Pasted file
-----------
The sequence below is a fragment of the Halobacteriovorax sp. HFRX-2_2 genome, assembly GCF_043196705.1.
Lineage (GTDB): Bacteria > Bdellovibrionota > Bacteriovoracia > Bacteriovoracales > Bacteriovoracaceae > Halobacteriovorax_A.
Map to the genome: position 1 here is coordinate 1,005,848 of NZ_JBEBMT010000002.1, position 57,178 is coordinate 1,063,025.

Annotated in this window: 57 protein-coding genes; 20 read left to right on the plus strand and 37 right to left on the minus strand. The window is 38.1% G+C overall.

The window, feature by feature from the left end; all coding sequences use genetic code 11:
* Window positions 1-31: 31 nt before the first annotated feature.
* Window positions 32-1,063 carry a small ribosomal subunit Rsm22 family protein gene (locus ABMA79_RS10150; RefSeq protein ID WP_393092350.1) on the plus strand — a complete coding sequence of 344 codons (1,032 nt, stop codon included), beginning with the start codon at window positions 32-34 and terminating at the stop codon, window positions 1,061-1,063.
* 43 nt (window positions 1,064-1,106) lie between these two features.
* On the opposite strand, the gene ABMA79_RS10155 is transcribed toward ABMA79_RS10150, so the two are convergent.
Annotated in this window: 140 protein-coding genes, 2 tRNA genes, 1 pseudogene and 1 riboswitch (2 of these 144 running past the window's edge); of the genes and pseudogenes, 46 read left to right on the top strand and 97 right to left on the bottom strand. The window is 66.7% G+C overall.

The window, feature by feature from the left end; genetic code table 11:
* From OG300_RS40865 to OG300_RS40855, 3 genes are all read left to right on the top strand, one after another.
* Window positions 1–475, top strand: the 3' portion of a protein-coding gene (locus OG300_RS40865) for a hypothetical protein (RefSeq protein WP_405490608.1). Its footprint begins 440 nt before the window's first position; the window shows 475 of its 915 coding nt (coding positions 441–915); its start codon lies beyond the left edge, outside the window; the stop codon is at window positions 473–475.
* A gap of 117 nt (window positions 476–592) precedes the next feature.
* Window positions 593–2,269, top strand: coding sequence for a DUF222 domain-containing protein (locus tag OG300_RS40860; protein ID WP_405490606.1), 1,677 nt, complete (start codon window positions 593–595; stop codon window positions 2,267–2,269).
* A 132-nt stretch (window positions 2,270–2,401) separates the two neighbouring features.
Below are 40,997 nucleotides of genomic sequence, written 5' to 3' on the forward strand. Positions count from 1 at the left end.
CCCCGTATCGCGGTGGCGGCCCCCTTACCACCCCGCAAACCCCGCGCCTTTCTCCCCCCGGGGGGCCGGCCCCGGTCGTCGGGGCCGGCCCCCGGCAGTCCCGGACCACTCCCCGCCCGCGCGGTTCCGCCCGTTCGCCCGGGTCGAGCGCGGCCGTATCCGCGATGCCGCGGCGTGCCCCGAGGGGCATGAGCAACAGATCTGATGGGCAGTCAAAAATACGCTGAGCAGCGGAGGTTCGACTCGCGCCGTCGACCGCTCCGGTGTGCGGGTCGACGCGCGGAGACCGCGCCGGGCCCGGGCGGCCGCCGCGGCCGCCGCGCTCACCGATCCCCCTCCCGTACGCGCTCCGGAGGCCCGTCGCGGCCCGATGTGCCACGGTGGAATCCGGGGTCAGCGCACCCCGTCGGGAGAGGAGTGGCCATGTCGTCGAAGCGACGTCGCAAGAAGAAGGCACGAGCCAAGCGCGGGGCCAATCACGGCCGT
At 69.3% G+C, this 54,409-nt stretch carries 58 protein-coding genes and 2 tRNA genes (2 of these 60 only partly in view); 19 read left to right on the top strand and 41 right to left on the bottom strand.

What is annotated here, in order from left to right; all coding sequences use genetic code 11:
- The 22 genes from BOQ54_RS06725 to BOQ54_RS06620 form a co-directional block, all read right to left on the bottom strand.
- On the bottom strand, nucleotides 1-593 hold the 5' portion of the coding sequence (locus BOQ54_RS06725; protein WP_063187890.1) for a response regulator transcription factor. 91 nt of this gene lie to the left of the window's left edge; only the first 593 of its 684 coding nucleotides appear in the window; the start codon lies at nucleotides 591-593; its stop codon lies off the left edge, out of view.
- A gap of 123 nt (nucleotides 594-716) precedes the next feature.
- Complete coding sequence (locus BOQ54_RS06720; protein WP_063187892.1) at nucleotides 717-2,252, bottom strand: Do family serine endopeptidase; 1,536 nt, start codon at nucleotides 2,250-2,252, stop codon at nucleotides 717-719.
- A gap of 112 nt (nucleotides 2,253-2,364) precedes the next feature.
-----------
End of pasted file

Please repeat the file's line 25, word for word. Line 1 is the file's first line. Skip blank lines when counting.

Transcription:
- A gap of 112 nt (nucleotides 2,253-2,364) precedes the next feature.